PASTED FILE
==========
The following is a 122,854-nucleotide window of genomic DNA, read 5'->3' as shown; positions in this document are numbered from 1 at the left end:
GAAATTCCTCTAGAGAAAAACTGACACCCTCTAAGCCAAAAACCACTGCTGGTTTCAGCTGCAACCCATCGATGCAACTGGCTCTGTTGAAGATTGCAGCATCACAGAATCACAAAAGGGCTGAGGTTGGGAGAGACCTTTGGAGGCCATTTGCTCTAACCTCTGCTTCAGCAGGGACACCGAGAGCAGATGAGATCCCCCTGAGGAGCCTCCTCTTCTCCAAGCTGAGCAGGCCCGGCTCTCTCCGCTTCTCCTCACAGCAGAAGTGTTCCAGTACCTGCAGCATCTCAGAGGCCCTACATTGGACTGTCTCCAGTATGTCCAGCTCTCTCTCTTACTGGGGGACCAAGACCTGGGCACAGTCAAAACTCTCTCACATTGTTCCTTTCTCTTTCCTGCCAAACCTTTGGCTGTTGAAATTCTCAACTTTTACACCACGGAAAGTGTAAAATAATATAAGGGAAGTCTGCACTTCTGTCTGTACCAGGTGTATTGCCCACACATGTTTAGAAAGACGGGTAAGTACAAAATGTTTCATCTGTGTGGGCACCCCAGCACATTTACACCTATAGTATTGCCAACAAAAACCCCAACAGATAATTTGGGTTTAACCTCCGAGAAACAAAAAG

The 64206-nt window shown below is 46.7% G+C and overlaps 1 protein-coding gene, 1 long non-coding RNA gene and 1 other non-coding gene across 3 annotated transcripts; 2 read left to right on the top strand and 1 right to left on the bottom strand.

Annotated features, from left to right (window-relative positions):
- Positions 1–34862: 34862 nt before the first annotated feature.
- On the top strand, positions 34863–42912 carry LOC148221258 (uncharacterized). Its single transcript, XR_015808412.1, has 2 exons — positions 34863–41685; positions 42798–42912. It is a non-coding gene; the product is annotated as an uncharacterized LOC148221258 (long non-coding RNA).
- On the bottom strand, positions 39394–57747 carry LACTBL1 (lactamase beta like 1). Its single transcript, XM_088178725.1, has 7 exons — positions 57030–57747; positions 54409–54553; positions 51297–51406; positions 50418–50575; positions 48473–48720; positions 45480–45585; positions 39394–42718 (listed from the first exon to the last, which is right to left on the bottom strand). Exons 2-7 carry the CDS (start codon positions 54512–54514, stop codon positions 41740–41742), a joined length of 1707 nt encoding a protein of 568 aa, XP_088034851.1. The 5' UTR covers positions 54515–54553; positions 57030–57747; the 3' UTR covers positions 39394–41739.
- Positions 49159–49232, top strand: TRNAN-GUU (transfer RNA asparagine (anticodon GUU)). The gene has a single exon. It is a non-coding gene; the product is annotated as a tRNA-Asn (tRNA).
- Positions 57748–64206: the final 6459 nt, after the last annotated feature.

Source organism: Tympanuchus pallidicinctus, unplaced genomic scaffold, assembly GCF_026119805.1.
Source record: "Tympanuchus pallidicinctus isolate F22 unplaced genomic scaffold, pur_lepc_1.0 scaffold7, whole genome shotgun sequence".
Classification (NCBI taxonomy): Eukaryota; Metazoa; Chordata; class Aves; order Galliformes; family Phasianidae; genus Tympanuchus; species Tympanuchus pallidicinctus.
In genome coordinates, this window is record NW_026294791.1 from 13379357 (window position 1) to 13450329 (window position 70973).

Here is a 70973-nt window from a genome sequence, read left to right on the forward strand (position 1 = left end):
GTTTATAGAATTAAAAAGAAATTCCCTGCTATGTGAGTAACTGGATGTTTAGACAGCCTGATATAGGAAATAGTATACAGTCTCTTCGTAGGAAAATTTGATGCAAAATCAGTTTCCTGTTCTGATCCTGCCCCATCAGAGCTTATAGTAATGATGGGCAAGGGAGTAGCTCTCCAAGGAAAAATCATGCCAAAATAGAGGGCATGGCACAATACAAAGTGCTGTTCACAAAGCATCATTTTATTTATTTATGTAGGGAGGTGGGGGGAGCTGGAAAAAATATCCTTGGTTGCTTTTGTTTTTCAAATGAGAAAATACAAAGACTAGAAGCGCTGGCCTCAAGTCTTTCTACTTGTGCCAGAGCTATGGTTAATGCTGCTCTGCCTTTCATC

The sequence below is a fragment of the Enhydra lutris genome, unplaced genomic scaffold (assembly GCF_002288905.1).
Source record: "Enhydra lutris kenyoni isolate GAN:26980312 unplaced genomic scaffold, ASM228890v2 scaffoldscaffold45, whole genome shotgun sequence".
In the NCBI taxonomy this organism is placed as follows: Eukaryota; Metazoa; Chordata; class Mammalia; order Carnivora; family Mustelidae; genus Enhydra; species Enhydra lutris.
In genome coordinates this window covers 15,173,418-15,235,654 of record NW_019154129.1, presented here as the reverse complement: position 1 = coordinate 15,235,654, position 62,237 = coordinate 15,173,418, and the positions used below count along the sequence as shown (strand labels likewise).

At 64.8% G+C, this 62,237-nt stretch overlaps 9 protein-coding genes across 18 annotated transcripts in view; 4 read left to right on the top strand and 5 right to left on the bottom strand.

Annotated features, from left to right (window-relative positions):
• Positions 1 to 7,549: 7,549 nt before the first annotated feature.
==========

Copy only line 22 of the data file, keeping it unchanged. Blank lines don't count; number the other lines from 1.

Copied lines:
• Positions 1 to 7,549: 7,549 nt before the first annotated feature.